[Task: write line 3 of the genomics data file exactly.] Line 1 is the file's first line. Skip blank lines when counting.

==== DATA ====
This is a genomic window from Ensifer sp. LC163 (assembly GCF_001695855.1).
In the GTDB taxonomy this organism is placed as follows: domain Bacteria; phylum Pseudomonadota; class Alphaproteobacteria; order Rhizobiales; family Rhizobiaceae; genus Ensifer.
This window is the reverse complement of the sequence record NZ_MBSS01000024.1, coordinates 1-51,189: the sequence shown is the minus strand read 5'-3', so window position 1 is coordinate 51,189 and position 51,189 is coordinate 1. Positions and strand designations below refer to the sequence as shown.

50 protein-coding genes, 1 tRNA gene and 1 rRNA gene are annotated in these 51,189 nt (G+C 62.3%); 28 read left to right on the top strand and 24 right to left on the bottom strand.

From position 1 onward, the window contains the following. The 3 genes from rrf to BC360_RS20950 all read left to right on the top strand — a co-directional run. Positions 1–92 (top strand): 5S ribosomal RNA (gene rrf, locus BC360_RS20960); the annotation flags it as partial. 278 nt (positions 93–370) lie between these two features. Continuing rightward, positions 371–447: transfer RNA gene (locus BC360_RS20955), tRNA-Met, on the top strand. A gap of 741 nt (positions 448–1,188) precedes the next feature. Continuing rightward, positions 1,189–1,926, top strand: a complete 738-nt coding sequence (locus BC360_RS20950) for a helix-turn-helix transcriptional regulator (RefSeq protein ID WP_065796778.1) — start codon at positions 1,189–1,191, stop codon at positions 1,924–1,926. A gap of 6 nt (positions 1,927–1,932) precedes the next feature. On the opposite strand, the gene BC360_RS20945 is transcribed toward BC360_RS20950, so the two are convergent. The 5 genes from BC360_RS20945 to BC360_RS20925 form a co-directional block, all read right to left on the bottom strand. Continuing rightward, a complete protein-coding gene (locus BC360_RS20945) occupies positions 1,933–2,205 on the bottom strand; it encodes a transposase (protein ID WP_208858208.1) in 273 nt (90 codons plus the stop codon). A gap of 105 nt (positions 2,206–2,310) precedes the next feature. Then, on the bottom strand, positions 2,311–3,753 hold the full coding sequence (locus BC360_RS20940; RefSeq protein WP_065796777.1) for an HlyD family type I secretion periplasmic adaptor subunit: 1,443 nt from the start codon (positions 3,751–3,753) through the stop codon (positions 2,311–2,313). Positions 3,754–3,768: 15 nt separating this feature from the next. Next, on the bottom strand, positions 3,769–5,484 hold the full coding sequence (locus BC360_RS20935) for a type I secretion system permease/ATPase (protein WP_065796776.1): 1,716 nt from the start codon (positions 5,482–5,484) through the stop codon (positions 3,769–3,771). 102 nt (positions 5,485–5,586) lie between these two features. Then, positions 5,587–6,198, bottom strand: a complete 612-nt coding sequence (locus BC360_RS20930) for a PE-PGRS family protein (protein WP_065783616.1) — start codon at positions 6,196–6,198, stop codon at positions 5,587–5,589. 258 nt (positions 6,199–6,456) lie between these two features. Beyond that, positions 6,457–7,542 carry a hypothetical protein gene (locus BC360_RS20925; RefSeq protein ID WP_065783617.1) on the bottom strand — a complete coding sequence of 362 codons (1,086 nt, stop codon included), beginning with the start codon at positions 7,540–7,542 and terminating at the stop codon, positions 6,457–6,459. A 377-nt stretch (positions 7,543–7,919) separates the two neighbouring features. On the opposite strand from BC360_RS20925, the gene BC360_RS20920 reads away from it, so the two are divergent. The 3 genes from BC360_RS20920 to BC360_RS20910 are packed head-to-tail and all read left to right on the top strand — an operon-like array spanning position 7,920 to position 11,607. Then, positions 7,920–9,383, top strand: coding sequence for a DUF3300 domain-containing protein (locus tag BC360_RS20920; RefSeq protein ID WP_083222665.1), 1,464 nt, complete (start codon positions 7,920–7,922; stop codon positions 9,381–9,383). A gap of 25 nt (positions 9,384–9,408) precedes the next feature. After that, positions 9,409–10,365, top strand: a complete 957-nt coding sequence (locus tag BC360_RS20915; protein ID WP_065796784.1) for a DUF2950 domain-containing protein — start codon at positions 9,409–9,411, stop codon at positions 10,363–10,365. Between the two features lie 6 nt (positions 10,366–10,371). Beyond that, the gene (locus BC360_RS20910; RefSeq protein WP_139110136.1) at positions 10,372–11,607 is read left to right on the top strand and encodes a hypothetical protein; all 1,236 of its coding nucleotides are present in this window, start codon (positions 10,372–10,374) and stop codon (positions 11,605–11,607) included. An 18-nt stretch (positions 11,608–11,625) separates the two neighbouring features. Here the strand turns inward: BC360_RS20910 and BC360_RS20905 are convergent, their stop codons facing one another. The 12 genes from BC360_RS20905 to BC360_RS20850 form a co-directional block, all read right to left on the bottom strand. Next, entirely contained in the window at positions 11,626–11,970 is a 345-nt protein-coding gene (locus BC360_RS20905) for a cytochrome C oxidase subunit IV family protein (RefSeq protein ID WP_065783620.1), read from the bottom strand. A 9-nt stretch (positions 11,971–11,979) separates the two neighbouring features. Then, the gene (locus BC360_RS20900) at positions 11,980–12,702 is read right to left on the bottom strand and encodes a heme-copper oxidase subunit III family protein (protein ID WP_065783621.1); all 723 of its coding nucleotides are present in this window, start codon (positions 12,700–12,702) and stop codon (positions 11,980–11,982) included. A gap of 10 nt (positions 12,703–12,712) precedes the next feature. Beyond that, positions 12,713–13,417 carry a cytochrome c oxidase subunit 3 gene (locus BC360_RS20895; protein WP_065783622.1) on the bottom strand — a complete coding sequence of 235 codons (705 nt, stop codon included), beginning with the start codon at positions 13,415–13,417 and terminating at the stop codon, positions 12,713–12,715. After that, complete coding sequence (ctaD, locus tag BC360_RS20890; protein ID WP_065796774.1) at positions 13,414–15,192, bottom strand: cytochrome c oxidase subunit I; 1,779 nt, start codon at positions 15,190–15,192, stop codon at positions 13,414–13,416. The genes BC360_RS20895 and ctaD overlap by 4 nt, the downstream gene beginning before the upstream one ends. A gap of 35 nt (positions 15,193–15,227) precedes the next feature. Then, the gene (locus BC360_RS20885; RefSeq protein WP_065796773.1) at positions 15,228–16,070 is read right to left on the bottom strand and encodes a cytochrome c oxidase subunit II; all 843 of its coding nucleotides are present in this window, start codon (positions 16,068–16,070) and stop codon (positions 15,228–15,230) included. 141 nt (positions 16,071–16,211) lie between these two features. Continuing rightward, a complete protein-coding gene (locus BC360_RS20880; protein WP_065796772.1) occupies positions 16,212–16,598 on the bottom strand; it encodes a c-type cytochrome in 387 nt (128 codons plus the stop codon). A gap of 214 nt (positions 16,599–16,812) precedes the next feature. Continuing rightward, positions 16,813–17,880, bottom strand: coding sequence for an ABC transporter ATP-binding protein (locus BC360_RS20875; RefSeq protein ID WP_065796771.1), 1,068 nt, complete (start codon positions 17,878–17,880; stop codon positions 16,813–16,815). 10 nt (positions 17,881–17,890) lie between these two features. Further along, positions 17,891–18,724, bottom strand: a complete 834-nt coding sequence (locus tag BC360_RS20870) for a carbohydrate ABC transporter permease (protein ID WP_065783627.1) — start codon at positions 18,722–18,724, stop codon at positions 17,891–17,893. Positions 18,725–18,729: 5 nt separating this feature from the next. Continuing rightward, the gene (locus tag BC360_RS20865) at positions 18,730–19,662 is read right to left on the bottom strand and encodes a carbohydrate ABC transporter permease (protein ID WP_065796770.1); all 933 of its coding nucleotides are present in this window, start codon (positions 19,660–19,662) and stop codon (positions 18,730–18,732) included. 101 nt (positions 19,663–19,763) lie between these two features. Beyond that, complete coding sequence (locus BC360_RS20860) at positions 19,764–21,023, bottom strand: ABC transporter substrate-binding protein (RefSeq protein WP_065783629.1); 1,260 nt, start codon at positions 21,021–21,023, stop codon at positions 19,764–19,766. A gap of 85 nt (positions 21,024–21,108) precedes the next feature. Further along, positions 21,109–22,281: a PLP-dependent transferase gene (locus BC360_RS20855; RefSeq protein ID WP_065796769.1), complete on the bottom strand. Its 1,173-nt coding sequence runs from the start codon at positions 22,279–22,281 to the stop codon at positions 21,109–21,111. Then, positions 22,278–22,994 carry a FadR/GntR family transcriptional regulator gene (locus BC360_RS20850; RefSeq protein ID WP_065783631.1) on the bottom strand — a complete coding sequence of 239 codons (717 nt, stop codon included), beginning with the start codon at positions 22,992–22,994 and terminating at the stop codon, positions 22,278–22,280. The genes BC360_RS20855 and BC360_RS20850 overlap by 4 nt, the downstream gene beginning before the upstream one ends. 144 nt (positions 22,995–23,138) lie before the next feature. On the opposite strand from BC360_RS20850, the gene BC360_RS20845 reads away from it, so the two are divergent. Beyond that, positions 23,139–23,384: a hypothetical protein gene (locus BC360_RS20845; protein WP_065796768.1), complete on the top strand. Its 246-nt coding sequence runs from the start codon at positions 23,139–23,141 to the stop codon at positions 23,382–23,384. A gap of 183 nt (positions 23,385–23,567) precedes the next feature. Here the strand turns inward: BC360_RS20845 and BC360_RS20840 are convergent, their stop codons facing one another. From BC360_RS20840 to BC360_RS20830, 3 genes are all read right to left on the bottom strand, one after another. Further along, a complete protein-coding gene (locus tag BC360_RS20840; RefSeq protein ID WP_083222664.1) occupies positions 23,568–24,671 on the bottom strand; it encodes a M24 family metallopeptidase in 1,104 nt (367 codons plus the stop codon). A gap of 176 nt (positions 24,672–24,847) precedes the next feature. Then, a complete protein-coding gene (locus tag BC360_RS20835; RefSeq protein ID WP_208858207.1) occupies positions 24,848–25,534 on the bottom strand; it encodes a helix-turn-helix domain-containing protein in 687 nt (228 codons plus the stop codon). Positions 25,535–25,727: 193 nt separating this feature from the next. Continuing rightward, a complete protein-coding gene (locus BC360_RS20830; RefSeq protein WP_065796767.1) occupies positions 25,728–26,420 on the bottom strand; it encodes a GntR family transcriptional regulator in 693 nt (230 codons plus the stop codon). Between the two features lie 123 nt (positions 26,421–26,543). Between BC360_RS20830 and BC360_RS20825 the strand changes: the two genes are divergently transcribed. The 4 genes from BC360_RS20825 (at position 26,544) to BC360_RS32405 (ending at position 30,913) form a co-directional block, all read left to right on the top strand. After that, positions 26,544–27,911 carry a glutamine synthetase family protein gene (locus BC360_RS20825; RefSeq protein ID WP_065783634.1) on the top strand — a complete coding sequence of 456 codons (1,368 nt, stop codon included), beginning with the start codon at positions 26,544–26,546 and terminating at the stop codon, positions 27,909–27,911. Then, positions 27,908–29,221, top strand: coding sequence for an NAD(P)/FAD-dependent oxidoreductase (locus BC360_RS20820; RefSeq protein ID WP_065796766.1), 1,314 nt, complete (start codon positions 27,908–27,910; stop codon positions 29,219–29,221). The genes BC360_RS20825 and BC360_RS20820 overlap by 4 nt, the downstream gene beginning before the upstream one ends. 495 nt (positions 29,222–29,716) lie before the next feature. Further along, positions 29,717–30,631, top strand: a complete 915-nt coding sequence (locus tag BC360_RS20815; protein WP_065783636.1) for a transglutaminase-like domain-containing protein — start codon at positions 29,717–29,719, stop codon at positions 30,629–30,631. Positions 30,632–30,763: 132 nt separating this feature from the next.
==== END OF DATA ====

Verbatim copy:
This window is the reverse complement of the sequence record NZ_MBSS01000024.1, coordinates 1-51,189: the sequence shown is the minus strand read 5'-3', so window position 1 is coordinate 51,189 and position 51,189 is coordinate 1. Positions and strand designations below refer to the sequence as shown.